Two different sets of parents came to the ED in the middle of the night not too long ago because their infant children were pulling at their ears and the parents were worried that the kids had ear infections.
One was pulling on his ears while he was asleep. Don’t even get me started on why parents are waking their kids from sleep at 2 AM to bring them to the ED.
Here’s some general medical information for you (I can’t call it medical advice because I don’t give medical advice out on this blog): Just because infants pull on their ears does not mean that you have a doctor’s visit in your future.
Ear pulling does not equal ear infection. In fact, ear infections are probably not related to ear pulling at all. If you don’t believe me, read this, then read this, then start reading this. I’m not paying to access the last one, but a summary is that of 100 kids with “ear pulling” as their complaints, not one of them in this study had an ear infection. Zero. Zilch. Nada.
But you may ask “WhiteCoat, what if my child does have an ear infection?” Glad you asked. Continue reading for more general information.
Even if your child does have otitis media, in most instances the recommendations are for “watchful waiting.” In other words, the “infection” goes away on its own most of the time anyway. The word “infection” is in quotes because I personally don’t believe that a large majority of the cases of otitis media are really bacterial infections anyway.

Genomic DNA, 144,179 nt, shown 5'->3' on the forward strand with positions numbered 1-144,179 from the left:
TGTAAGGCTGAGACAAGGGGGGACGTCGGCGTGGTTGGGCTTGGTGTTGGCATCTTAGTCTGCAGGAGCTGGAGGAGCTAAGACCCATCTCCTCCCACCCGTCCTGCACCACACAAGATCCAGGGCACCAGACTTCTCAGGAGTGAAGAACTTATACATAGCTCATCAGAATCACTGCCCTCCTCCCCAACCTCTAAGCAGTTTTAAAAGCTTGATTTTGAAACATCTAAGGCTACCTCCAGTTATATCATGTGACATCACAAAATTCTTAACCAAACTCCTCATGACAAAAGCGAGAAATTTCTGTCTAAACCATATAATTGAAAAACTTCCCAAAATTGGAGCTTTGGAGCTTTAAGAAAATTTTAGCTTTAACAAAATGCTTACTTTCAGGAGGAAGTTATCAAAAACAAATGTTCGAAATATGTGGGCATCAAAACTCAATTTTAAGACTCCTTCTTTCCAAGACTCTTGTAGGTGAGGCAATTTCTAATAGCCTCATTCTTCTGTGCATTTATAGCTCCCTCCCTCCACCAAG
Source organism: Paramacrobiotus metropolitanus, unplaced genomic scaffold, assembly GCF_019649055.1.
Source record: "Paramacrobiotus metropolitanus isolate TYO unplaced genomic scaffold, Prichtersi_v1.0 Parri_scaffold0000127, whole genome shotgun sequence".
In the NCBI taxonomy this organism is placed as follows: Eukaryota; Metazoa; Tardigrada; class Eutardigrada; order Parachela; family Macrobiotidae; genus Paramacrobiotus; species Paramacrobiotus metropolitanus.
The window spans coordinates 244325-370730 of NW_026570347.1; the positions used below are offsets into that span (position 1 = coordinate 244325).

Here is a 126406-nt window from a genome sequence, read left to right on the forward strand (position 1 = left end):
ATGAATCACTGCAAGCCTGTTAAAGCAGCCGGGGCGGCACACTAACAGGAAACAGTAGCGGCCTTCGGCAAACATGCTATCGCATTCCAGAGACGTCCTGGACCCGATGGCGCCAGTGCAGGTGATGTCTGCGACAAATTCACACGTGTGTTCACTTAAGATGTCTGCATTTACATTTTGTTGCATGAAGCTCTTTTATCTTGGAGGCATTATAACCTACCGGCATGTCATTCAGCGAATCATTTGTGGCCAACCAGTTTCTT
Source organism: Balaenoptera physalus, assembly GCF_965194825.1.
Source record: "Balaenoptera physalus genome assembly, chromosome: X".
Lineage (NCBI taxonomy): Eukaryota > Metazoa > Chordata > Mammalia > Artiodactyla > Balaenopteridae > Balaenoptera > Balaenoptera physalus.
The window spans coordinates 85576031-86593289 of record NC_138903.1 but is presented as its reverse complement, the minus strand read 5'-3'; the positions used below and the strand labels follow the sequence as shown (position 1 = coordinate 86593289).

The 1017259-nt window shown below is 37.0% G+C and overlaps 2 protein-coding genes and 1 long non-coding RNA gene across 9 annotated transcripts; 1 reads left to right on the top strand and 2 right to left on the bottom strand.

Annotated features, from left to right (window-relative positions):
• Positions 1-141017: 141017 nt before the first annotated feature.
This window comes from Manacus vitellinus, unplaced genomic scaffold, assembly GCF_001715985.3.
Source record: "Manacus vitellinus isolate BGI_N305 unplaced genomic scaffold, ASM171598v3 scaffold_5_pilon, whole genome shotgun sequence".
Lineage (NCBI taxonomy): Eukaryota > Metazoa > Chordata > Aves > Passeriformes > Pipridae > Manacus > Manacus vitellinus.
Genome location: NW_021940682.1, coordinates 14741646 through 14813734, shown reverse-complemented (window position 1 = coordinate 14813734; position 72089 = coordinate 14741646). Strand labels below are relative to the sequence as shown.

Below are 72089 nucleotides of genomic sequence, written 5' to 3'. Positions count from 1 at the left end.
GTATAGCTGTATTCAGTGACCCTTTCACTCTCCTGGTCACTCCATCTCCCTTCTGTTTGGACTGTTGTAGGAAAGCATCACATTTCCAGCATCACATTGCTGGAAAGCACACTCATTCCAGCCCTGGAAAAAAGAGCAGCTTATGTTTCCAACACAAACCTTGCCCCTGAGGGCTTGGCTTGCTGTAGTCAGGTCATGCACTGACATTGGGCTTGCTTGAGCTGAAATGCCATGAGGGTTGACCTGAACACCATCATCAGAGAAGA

While all you naysayers are rattling off angry responses to me in the comment section, answer me this question first: How is it that a dental abscess or a skin abscess hardly ever causes a fever, yet a glorified zit behind a child’s eardrum supposedly causes fevers of 103 degrees? Give me the pathophysiology behind the “fever phenomenon” first, then bash me for being antiestablishment and an incompetent physician second. Gowannnn. I daaaare ya.
If you have some time to spare and want to read the American Academy of Pediatrics Policy on the Diagnosis and Management of Otitis Media, pull up a cozy chair and click here.
There is also another excellent article on the diagnosis and management of otitis media here.
Finally, there is a comprehensive patient handout on otitis media available on MD Consult. Normally you have to pay to access the site, but as an added bonus to the people who read my drivel every day, I printed out the entire handout in a .pdf format and have uploaded it to my blog here.
If you read all of these materials, you will know infinitely more than almost any physician about the diagnosis and treatment of otitis media – and you might save yourselves a few bucks in doctor visits to boot.